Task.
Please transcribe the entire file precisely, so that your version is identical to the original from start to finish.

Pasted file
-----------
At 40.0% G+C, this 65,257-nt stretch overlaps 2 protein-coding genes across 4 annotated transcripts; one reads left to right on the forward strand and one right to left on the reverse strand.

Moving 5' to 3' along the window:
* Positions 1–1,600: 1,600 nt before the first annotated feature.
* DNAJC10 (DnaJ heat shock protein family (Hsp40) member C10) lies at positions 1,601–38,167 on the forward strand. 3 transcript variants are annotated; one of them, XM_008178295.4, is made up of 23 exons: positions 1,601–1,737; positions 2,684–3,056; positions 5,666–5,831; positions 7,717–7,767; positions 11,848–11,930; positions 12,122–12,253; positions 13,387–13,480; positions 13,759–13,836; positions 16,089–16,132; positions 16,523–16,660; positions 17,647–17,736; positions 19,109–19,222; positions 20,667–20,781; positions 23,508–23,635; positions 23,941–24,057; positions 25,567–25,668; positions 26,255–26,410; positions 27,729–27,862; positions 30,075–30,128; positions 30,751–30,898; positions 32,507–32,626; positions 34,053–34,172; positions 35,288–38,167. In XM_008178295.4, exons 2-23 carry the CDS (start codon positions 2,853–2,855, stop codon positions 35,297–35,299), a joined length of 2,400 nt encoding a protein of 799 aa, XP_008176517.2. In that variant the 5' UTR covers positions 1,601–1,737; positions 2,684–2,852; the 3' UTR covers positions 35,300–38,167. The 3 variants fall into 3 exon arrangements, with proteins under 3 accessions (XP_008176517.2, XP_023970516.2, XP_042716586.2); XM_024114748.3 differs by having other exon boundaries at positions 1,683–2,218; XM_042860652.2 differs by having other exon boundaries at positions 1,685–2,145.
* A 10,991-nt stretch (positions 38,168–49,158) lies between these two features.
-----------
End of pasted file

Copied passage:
At 40.0% G+C, this 65,257-nt stretch overlaps 2 protein-coding genes across 4 annotated transcripts; one reads left to right on the forward strand and one right to left on the reverse strand.

Moving 5' to 3' along the window:
* Positions 1–1,600: 1,600 nt before the first annotated feature.
* DNAJC10 (DnaJ heat shock protein family (Hsp40) member C10) lies at positions 1,601–38,167 on the forward strand. 3 transcript variants are annotated; one of them, XM_008178295.4, is made up of 23 exons: positions 1,601–1,737; positions 2,684–3,056; positions 5,666–5,831; positions 7,717–7,767; positions 11,848–11,930; positions 12,122–12,253; positions 13,387–13,480; positions 13,759–13,836; positions 16,089–16,132; positions 16,523–16,660; positions 17,647–17,736; positions 19,109–19,222; positions 20,667–20,781; positions 23,508–23,635; positions 23,941–24,057; positions 25,567–25,668; positions 26,255–26,410; positions 27,729–27,862; positions 30,075–30,128; positions 30,751–30,898; positions 32,507–32,626; positions 34,053–34,172; positions 35,288–38,167. In XM_008178295.4, exons 2-23 carry the CDS (start codon positions 2,853–2,855, stop codon positions 35,297–35,299), a joined length of 2,400 nt encoding a protein of 799 aa, XP_008176517.2. In that variant the 5' UTR covers positions 1,601–1,737; positions 2,684–2,852; the 3' UTR covers positions 35,300–38,167. The 3 variants fall into 3 exon arrangements, with proteins under 3 accessions (XP_008176517.2, XP_023970516.2, XP_042716586.2); XM_024114748.3 differs by having other exon boundaries at positions 1,683–2,218; XM_042860652.2 differs by having other exon boundaries at positions 1,685–2,145.
* A 10,991-nt stretch (positions 38,168–49,158) lies between these two features.